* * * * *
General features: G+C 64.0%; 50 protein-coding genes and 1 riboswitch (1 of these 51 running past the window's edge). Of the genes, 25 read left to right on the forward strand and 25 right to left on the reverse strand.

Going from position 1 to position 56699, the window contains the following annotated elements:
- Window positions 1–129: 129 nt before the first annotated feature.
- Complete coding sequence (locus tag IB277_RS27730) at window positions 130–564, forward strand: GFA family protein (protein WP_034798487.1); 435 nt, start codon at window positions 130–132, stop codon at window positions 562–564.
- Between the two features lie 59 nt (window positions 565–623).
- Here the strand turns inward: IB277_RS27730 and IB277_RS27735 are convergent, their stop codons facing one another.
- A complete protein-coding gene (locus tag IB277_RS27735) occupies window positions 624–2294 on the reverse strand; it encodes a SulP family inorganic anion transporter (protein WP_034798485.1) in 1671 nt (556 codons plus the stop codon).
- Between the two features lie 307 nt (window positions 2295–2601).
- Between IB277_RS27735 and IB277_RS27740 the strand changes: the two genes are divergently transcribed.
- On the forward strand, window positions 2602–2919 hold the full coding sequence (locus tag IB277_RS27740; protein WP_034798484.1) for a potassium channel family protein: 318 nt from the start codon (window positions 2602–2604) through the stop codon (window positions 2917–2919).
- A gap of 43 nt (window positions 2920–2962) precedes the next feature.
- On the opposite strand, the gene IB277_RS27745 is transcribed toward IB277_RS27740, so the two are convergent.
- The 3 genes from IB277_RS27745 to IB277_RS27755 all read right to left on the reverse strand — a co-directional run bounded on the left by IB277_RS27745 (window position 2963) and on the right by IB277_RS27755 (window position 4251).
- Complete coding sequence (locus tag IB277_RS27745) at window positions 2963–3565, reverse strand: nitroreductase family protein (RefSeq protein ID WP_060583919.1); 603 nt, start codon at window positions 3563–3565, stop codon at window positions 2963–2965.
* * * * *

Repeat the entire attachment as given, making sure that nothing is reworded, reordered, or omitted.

General features: G+C 64.0%; 50 protein-coding genes and 1 riboswitch (1 of these 51 running past the window's edge). Of the genes, 25 read left to right on the forward strand and 25 right to left on the reverse strand.

Going from position 1 to position 56699, the window contains the following annotated elements:
- Window positions 1–129: 129 nt before the first annotated feature.
- Complete coding sequence (locus tag IB277_RS27730) at window positions 130–564, forward strand: GFA family protein (protein WP_034798487.1); 435 nt, start codon at window positions 130–132, stop codon at window positions 562–564.
- Between the two features lie 59 nt (window positions 565–623).
- Here the strand turns inward: IB277_RS27730 and IB277_RS27735 are convergent, their stop codons facing one another.
- A complete protein-coding gene (locus tag IB277_RS27735) occupies window positions 624–2294 on the reverse strand; it encodes a SulP family inorganic anion transporter (protein WP_034798485.1) in 1671 nt (556 codons plus the stop codon).
- Between the two features lie 307 nt (window positions 2295–2601).
- Between IB277_RS27735 and IB277_RS27740 the strand changes: the two genes are divergently transcribed.
- On the forward strand, window positions 2602–2919 hold the full coding sequence (locus tag IB277_RS27740; protein WP_034798484.1) for a potassium channel family protein: 318 nt from the start codon (window positions 2602–2604) through the stop codon (window positions 2917–2919).
- A gap of 43 nt (window positions 2920–2962) precedes the next feature.
- On the opposite strand, the gene IB277_RS27745 is transcribed toward IB277_RS27740, so the two are convergent.
- The 3 genes from IB277_RS27745 to IB277_RS27755 all read right to left on the reverse strand — a co-directional run bounded on the left by IB277_RS27745 (window position 2963) and on the right by IB277_RS27755 (window position 4251).
- Complete coding sequence (locus tag IB277_RS27745) at window positions 2963–3565, reverse strand: nitroreductase family protein (RefSeq protein ID WP_060583919.1); 603 nt, start codon at window positions 3563–3565, stop codon at window positions 2963–2965.